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Getting the Best Answers in any Documentary Interview

With a little preparation and knowledge, interviews can actually be one of the most thrilling portions of making a documentary. To help you prepare, we show you what to include when briefing your talent, how to ask quality questions, and how to respond to questions that will get you the best answers from your interview.

Video Transcript

Without shots that show what subjects are talking about, it can be hard to keep the interest of your viewers. That's where B-roll comes in. These shots can help you ensure that your audience will be able to both understand your documentary and be captivated by its content.

It's often surprising how much of a difference good B-roll can make to a documentary. It helps you keep a good pace, cover mistakes, and dive even deeper into your story. To help you shoot good B-roll, we'll go over some tips on how to direct and capture people and how to make sure you cover live events in a way that makes your documentary interesting and informative.

More often than not, your B-roll will involve capturing people doing everyday tasks. Even so, in order to make sure you get the kinds of shots that will tell your story, you'll want to spend some time putting together a goal list. This way you won't waste any time capturing events that won't further the story of your film.
Much like film, you'll often need to help your subjects overcome camera shyness by having them do familiar tasks or by recounting conversations they've had earlier. In certain cases, when changing locations, you can even step in to remind them what they were feeling before the move. Similarly to interviews, you'll want to remind your subjects not to look at the camera or to worry about any mistakes. The footage can always be cleaned up later. At the same time, it is always best to try and stay out of the affairs of your subject as much as possible. It's hard for subjects to look natural when their lines have been given to them. To avoid this kind of behavior, make sure you shoot in familiar environments, try not to talk with the subjects, make small movements, and get some distance between you and the subject when possible.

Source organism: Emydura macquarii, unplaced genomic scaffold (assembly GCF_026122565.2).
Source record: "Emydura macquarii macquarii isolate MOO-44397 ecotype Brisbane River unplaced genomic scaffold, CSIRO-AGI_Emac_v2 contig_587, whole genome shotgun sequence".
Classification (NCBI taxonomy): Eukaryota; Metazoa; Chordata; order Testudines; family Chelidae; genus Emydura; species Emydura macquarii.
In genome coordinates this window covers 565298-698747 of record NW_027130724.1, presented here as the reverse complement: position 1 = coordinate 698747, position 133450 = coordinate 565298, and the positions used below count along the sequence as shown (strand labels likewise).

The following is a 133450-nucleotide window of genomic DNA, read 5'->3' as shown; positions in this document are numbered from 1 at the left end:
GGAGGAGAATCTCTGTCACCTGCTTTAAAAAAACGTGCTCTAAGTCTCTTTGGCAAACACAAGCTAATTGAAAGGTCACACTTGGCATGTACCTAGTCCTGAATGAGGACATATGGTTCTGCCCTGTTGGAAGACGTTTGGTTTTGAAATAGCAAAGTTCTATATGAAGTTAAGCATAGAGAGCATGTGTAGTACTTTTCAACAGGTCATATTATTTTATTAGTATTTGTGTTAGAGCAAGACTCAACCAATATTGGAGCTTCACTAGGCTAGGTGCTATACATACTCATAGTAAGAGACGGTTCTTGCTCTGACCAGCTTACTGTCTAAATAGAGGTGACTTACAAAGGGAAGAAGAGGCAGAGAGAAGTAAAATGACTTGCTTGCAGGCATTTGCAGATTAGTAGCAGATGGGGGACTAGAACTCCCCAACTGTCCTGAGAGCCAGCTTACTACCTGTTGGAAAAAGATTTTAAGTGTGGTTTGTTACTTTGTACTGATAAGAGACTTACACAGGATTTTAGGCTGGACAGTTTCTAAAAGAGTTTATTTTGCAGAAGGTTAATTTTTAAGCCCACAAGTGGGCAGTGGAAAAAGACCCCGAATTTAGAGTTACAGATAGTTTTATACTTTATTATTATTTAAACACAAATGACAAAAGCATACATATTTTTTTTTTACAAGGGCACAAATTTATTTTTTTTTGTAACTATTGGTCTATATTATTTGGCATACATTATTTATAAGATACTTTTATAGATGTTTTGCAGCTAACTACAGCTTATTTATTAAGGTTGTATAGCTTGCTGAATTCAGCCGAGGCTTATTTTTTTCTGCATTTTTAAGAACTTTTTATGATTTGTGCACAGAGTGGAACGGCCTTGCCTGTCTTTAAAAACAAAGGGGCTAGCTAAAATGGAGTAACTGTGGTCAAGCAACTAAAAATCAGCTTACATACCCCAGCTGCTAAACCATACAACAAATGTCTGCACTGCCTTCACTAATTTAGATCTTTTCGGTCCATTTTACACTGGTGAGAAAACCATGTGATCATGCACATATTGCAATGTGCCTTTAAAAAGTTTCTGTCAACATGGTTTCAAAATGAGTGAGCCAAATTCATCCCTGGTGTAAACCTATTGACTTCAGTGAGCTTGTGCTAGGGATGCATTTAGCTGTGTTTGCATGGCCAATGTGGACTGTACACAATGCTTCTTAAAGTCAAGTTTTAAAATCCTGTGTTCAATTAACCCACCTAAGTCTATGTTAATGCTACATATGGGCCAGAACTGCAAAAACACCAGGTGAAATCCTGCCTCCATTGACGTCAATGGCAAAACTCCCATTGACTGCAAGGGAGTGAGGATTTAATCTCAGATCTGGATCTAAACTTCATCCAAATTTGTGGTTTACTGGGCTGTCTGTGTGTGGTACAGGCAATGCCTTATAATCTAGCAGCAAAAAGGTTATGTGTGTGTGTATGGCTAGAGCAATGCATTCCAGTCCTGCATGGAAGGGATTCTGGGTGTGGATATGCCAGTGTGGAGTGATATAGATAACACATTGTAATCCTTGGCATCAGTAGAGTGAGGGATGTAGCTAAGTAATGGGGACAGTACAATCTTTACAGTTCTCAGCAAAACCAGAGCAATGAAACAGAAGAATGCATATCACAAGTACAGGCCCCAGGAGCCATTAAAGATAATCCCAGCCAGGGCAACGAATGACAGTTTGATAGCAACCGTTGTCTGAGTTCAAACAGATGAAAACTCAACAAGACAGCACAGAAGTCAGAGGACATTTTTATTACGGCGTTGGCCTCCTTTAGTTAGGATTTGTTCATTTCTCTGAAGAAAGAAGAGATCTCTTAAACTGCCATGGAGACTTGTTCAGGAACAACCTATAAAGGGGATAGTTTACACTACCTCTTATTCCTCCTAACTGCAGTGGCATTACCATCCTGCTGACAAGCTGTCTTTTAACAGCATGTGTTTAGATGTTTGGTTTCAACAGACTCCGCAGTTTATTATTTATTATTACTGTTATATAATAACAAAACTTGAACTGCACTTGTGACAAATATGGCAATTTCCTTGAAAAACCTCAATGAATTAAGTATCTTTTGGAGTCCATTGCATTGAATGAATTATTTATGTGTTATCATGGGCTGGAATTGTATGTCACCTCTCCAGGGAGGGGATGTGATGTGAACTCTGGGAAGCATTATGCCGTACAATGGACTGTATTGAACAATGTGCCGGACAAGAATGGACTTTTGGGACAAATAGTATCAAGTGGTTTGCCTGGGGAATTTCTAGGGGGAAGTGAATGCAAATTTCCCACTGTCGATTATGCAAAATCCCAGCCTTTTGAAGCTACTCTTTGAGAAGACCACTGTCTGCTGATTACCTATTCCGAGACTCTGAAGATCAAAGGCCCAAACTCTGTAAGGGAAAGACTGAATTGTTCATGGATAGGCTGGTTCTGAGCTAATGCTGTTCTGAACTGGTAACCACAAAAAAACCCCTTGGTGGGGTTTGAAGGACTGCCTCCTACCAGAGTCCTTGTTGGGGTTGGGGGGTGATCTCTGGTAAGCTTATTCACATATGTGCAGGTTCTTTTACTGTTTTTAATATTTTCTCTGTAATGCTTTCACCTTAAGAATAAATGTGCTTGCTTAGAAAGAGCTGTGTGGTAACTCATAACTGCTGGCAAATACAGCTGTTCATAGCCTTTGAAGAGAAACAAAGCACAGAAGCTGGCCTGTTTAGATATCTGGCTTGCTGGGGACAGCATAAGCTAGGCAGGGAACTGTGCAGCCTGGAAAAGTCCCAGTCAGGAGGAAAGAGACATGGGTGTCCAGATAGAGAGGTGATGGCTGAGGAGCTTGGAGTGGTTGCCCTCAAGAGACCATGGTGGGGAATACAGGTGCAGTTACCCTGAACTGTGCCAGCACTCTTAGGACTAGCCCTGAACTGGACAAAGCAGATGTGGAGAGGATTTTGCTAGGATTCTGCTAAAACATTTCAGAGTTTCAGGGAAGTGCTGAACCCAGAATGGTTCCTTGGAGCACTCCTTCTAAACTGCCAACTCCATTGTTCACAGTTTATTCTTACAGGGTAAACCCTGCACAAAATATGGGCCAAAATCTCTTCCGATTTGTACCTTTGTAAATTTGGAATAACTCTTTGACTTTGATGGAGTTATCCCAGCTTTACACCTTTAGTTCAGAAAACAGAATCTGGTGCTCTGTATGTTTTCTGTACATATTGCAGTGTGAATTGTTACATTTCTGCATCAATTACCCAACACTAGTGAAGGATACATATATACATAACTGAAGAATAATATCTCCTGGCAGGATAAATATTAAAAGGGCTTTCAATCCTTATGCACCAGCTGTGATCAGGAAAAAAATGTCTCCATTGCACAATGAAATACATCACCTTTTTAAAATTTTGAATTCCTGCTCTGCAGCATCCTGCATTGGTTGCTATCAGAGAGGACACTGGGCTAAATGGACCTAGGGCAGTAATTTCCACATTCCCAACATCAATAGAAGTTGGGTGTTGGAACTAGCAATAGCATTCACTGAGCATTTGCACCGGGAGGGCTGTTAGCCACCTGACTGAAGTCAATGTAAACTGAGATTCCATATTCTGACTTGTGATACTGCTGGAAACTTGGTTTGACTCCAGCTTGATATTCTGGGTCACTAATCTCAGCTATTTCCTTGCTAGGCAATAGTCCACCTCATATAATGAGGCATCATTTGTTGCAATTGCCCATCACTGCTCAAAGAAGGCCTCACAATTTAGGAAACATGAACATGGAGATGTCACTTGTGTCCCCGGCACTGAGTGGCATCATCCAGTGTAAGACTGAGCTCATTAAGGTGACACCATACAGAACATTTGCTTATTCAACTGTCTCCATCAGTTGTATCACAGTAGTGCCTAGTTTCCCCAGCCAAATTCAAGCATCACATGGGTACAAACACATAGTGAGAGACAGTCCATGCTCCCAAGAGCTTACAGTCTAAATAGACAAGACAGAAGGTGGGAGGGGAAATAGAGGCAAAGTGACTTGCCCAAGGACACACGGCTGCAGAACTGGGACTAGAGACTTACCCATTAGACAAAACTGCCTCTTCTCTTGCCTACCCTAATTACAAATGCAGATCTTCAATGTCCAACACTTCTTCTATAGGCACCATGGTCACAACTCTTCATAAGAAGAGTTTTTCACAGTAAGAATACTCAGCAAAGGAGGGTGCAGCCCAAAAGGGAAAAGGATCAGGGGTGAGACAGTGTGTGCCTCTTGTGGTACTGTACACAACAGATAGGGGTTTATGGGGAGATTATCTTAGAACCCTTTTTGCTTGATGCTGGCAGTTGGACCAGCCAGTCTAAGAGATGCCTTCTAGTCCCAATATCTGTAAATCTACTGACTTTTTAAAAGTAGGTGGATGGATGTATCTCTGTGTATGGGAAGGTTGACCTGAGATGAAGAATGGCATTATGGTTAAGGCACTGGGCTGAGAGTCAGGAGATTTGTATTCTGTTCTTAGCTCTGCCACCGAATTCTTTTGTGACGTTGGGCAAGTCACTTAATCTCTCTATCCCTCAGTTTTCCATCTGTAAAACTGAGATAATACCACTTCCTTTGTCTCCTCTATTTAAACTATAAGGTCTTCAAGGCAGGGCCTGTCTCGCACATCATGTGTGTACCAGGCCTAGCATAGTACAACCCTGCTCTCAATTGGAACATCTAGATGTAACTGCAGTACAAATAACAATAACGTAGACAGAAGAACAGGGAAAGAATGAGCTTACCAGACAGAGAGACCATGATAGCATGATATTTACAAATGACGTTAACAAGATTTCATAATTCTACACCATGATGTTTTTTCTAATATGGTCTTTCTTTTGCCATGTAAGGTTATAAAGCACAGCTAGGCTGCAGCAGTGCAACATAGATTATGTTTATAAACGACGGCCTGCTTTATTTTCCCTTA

In order to capture the actions of your subject adequately, you'll want to consider having multiple cameras at your shoot. Especially if you have more than one subject, this can help you to get angles that can show the emotions of your subject much more clearly. If your two subjects will be talking you'll want to really consider whether or not to shoot over the shoulder of each subject or just frame both independently. By shooting over the shoulder of your subject, the viewer will have a much better sense of the distance between your subjects. On the other hand, shooting each person independently helps the viewer focus on that one person and can be less distracting to both subjects.